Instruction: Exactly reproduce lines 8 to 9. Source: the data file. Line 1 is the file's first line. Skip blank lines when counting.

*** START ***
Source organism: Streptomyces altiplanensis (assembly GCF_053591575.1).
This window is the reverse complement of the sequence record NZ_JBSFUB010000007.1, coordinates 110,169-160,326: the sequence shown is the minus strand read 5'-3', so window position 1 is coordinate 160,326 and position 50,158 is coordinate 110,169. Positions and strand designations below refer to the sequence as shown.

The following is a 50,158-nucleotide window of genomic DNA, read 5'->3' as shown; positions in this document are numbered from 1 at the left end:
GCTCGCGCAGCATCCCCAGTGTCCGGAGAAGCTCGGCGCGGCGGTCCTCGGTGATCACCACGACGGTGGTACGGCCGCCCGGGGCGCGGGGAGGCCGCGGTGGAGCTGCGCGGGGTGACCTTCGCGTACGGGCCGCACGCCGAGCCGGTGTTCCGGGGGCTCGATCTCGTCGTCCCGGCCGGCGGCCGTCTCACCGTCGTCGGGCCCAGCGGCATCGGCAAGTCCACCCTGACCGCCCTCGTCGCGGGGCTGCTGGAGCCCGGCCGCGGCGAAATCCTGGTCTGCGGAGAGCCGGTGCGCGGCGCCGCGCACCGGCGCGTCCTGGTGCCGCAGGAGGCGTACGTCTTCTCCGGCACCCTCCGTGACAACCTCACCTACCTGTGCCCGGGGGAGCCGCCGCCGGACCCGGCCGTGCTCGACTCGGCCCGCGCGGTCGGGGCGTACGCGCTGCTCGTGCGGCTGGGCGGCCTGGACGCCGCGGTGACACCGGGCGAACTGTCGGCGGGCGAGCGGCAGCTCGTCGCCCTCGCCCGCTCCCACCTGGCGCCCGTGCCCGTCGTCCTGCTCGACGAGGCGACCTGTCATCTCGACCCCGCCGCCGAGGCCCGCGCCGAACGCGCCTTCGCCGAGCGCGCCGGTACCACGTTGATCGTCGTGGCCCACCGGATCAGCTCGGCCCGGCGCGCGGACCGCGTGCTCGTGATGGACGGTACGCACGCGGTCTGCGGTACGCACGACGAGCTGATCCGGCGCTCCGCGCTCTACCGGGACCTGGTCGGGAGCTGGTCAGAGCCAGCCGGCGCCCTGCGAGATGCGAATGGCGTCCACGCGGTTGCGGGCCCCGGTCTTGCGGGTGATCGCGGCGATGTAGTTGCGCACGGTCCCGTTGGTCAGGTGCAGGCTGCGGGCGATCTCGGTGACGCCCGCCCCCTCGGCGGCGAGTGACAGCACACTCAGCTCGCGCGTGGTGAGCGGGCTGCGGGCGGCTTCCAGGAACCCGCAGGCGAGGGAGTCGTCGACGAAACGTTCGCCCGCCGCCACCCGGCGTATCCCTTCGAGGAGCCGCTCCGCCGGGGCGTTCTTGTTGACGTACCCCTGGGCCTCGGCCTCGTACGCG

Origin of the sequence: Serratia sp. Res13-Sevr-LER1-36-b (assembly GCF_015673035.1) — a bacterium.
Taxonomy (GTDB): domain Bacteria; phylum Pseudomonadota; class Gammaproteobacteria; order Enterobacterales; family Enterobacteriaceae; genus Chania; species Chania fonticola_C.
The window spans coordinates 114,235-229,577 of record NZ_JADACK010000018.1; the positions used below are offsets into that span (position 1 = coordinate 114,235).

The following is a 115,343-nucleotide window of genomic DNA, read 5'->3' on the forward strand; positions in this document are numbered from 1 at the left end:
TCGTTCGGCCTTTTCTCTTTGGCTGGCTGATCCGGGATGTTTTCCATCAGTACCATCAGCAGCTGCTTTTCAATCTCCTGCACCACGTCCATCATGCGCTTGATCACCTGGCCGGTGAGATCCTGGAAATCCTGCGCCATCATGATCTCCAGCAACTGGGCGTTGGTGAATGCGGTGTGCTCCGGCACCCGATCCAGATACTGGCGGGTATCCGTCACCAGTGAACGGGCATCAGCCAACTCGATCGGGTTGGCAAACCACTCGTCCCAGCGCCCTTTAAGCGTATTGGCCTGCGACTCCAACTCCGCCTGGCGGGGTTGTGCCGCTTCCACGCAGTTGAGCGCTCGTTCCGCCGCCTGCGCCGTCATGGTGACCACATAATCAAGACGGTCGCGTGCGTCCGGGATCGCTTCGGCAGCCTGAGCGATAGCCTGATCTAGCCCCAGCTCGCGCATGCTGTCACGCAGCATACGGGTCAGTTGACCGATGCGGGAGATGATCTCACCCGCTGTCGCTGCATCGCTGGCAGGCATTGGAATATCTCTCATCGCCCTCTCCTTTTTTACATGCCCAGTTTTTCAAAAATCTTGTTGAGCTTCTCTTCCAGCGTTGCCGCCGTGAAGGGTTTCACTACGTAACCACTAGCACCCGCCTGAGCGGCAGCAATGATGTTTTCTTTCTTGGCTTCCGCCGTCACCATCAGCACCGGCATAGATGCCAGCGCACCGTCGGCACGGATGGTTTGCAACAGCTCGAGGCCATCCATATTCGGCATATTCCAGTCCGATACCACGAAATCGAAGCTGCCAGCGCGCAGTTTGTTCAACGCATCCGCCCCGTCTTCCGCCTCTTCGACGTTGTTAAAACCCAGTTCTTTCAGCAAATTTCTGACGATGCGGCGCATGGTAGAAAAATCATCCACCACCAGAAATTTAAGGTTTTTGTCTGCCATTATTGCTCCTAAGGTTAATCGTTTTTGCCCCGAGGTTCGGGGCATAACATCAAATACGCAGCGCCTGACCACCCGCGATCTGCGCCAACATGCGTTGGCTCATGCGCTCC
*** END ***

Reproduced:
The following is a 115,343-nucleotide window of genomic DNA, read 5'->3' on the forward strand; positions in this document are numbered from 1 at the left end:
TCGTTCGGCCTTTTCTCTTTGGCTGGCTGATCCGGGATGTTTTCCATCAGTACCATCAGCAGCTGCTTTTCAATCTCCTGCACCACGTCCATCATGCGCTTGATCACCTGGCCGGTGAGATCCTGGAAATCCTGCGCCATCATGATCTCCAGCAACTGGGCGTTGGTGAATGCGGTGTGCTCCGGCACCCGATCCAGATACTGGCGGGTATCCGTCACCAGTGAACGGGCATCAGCCAACTCGATCGGGTTGGCAAACCACTCGTCCCAGCGCCCTTTAAGCGTATTGGCCTGCGACTCCAACTCCGCCTGGCGGGGTTGTGCCGCTTCCACGCAGTTGAGCGCTCGTTCCGCCGCCTGCGCCGTCATGGTGACCACATAATCAAGACGGTCGCGTGCGTCCGGGATCGCTTCGGCAGCCTGAGCGATAGCCTGATCTAGCCCCAGCTCGCGCATGCTGTCACGCAGCATACGGGTCAGTTGACCGATGCGGGAGATGATCTCACCCGCTGTCGCTGCATCGCTGGCAGGCATTGGAATATCTCTCATCGCCCTCTCCTTTTTTACATGCCCAGTTTTTCAAAAATCTTGTTGAGCTTCTCTTCCAGCGTTGCCGCCGTGAAGGGTTTCACTACGTAACCACTAGCACCCGCCTGAGCGGCAGCAATGATGTTTTCTTTCTTGGCTTCCGCCGTCACCATCAGCACCGGCATAGATGCCAGCGCACCGTCGGCACGGATGGTTTGCAACAGCTCGAGGCCATCCATATTCGGCATATTCCAGTCCGATACCACGAAATCGAAGCTGCCAGCGCGCAGTTTGTTCAACGCATCCGCCCCGTCTTCCGCCTCTTCGACGTTGTTAAAACCCAGTTCTTTCAGCAAATTTCTGACGATGCGGCGCATGGTAGAAAAATCATCCACCACCAGAAATTTAAGGTTTTTGTCTGCCATTATTGCTCCTAAGGTTAATCGTTTTTGCCCCGAGGTTCGGGGCATAACATCAAATACGCAGCGCCTGACCACCCGCGATCTGCGCCAACATGCGTTGGCTCATGCGCTCC